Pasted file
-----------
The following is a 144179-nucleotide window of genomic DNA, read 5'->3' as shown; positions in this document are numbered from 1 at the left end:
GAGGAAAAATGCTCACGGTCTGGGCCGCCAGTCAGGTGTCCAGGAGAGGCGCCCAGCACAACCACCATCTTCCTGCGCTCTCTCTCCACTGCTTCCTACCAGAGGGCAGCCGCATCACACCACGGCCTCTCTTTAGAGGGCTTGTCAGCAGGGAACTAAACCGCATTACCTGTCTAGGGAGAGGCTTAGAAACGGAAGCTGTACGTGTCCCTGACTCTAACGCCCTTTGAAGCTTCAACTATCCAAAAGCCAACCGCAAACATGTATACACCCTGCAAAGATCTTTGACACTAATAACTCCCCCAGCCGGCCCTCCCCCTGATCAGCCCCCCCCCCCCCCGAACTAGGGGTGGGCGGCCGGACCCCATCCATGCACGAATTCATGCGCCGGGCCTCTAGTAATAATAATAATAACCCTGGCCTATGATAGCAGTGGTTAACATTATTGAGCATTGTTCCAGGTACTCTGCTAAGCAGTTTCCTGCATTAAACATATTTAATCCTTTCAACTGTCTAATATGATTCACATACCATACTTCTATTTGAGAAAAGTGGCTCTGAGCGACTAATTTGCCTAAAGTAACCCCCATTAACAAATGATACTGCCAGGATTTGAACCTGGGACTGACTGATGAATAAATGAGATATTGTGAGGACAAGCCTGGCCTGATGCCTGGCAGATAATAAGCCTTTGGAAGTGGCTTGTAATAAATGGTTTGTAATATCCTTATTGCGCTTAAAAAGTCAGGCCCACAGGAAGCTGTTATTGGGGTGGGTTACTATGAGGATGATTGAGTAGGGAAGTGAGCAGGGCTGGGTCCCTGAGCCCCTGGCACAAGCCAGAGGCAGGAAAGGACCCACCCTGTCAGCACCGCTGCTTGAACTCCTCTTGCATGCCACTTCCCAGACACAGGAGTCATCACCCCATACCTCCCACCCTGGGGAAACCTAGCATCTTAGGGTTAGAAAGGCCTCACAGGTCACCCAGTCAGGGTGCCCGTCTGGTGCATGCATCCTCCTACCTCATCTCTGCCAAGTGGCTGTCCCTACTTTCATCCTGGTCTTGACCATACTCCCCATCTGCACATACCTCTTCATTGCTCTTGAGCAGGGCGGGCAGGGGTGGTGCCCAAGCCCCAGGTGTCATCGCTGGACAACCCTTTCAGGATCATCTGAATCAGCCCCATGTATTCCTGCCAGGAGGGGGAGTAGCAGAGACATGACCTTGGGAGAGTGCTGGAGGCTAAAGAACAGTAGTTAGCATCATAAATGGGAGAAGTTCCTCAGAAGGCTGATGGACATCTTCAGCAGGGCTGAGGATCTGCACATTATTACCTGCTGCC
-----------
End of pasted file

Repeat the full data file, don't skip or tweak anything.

The following is a 144179-nucleotide window of genomic DNA, read 5'->3' as shown; positions in this document are numbered from 1 at the left end:
GAGGAAAAATGCTCACGGTCTGGGCCGCCAGTCAGGTGTCCAGGAGAGGCGCCCAGCACAACCACCATCTTCCTGCGCTCTCTCTCCACTGCTTCCTACCAGAGGGCAGCCGCATCACACCACGGCCTCTCTTTAGAGGGCTTGTCAGCAGGGAACTAAACCGCATTACCTGTCTAGGGAGAGGCTTAGAAACGGAAGCTGTACGTGTCCCTGACTCTAACGCCCTTTGAAGCTTCAACTATCCAAAAGCCAACCGCAAACATGTATACACCCTGCAAAGATCTTTGACACTAATAACTCCCCCAGCCGGCCCTCCCCCTGATCAGCCCCCCCCCCCCCCGAACTAGGGGTGGGCGGCCGGACCCCATCCATGCACGAATTCATGCGCCGGGCCTCTAGTAATAATAATAATAACCCTGGCCTATGATAGCAGTGGTTAACATTATTGAGCATTGTTCCAGGTACTCTGCTAAGCAGTTTCCTGCATTAAACATATTTAATCCTTTCAACTGTCTAATATGATTCACATACCATACTTCTATTTGAGAAAAGTGGCTCTGAGCGACTAATTTGCCTAAAGTAACCCCCATTAACAAATGATACTGCCAGGATTTGAACCTGGGACTGACTGATGAATAAATGAGATATTGTGAGGACAAGCCTGGCCTGATGCCTGGCAGATAATAAGCCTTTGGAAGTGGCTTGTAATAAATGGTTTGTAATATCCTTATTGCGCTTAAAAAGTCAGGCCCACAGGAAGCTGTTATTGGGGTGGGTTACTATGAGGATGATTGAGTAGGGAAGTGAGCAGGGCTGGGTCCCTGAGCCCCTGGCACAAGCCAGAGGCAGGAAAGGACCCACCCTGTCAGCACCGCTGCTTGAACTCCTCTTGCATGCCACTTCCCAGACACAGGAGTCATCACCCCATACCTCCCACCCTGGGGAAACCTAGCATCTTAGGGTTAGAAAGGCCTCACAGGTCACCCAGTCAGGGTGCCCGTCTGGTGCATGCATCCTCCTACCTCATCTCTGCCAAGTGGCTGTCCCTACTTTCATCCTGGTCTTGACCATACTCCCCATCTGCACATACCTCTTCATTGCTCTTGAGCAGGGCGGGCAGGGGTGGTGCCCAAGCCCCAGGTGTCATCGCTGGACAACCCTTTCAGGATCATCTGAATCAGCCCCATGTATTCCTGCCAGGAGGGGGAGTAGCAGAGACATGACCTTGGGAGAGTGCTGGAGGCTAAAGAACAGTAGTTAGCATCATAAATGGGAGAAGTTCCTCAGAAGGCTGATGGACATCTTCAGCAGGGCTGAGGATCTGCACATTATTACCTGCTGCC